Chase suspect says he's unfit to stand trial

Baltimore man accused of stealing truck, leading police to Cecil County

September 16, 2000|By Peter Hermann | Peter Hermann,SUN STAFF

The 36-year-old man charged with leading police on a chase from Baltimore to Cecil County in a stolen truck Monday is declaring that he is incompetent to stand trial, according to documents filed by his lawyer.

Gregory Michael Wallace's attorney, Assistant Public Defender John P. Whelan, has filed a motion in Cecil County District Court to compel a psychiatric exam for his client. A ruling has not been made on that request.

Whelan also filed paperwork Thursday saying Wallace is not criminally responsible for his actions, setting the stage for an insanity defense if a judge should rule that the suspect can understand the legal charges filed against him and can stand trial.

Wallace, of the 1700 block of Aisquith St. in East Baltimore, is being held without bail in the Cecil County Detention Center.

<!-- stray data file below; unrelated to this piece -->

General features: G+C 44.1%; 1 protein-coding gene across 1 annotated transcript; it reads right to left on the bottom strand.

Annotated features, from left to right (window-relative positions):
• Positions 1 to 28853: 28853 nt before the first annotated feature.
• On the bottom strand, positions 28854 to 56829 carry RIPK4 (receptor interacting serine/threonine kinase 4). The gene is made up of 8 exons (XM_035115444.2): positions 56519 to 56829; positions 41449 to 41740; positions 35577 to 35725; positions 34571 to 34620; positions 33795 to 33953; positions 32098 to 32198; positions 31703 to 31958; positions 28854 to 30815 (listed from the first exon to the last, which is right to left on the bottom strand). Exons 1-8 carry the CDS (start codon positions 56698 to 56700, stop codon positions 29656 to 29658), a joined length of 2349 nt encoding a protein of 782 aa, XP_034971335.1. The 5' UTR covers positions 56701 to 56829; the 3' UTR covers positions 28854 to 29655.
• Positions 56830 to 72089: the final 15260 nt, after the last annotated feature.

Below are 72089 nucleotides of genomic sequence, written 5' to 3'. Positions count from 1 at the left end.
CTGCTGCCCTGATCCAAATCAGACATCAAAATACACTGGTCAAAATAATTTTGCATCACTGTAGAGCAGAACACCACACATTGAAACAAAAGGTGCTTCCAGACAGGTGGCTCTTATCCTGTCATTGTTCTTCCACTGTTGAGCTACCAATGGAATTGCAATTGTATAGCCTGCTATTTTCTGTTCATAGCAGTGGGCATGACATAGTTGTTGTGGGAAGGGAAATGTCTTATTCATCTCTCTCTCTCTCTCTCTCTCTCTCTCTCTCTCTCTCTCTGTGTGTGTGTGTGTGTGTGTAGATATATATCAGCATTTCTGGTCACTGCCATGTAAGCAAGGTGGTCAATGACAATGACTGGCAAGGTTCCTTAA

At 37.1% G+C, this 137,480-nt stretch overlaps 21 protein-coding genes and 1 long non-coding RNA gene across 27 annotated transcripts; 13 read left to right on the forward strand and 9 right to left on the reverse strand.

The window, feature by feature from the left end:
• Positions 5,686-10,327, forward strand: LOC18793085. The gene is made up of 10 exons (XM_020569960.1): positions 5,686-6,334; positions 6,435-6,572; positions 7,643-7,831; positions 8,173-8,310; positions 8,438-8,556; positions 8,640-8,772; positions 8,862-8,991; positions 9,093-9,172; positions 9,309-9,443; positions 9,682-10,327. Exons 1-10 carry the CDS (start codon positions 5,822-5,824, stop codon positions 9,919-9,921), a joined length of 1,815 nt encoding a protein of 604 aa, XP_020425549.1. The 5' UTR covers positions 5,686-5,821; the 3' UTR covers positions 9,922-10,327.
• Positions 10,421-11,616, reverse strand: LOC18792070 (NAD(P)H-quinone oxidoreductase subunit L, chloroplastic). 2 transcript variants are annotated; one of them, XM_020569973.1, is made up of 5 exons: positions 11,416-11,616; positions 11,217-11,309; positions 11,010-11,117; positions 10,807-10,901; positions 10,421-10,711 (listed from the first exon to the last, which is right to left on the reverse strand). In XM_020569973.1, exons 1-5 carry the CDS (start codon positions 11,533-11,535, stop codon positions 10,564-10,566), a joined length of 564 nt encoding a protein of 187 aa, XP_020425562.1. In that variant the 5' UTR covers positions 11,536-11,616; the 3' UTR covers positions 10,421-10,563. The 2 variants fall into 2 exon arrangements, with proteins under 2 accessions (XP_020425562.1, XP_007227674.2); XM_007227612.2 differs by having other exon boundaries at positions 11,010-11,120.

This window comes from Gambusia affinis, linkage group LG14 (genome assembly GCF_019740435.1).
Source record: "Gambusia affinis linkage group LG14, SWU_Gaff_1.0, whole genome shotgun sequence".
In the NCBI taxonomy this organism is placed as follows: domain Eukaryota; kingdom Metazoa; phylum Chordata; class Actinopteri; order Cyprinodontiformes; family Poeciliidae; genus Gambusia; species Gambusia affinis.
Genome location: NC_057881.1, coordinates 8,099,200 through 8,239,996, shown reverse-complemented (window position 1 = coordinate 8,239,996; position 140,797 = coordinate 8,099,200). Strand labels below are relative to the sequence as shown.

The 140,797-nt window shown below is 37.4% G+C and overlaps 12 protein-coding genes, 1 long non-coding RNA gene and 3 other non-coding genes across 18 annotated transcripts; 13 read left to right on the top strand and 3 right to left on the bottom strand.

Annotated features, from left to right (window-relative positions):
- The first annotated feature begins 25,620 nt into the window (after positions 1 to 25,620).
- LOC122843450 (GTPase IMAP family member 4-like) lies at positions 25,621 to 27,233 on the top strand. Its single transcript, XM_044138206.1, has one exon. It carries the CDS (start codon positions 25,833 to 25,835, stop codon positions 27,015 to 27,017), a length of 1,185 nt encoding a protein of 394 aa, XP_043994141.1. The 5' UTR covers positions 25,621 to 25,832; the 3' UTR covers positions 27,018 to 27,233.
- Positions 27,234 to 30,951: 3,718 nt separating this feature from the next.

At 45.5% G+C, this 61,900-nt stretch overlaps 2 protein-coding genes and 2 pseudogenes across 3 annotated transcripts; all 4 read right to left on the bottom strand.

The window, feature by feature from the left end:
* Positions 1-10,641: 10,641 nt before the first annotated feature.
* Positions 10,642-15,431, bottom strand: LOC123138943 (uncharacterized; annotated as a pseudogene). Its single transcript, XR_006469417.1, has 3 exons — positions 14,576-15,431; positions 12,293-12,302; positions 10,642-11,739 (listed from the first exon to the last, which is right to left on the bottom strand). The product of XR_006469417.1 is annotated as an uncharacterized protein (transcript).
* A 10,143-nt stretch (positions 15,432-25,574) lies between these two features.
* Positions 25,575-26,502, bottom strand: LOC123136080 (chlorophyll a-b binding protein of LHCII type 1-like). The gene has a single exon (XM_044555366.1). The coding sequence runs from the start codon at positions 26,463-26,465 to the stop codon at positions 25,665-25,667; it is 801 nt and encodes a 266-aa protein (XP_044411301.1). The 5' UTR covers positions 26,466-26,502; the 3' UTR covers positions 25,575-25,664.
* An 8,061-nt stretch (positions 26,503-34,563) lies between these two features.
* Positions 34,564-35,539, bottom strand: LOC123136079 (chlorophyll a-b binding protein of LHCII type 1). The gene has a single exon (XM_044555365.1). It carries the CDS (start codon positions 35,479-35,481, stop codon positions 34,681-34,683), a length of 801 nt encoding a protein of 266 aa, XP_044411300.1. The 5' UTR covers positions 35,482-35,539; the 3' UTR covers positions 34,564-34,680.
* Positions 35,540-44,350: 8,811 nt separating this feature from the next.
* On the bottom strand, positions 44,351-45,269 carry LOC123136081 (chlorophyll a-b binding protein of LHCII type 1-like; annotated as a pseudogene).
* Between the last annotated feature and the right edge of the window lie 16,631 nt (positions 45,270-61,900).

Whelan did not return calls to his office yesterday.

Police have charged Wallace with ramming a city patrol car in East Baltimore with a tractor-trailer cab and leading officers on a high-speed chase north on Interstate 95 to Rising Sun, stopping only after two cruisers were rammed and a state trooper shot out two of the truck's tires.

A preliminary hearing is scheduled for Oct. 11, but police said the case will most likely be presented to a grand jury to gain a felony indictment. That would pre-empt the need for a preliminary hearing, and the case would be set for trial in Circuit Court.

Wallace is charged with auto theft, two counts of attempted first-degree murder of police officers, possession of cocaine, driving while intoxicated and numerous traffic offenses.

According to court documents filed this week, Wallace told investigators that he started the chase and hit the police cars "because he was angry with the Baltimore City police officers that originally attempted to stop him" for allegedly running a red light.

Wallace had been released from prison six months earlier, after serving three years for stealing a truck in 1996 and leading police on a 250-mile chase on Maryland highways.

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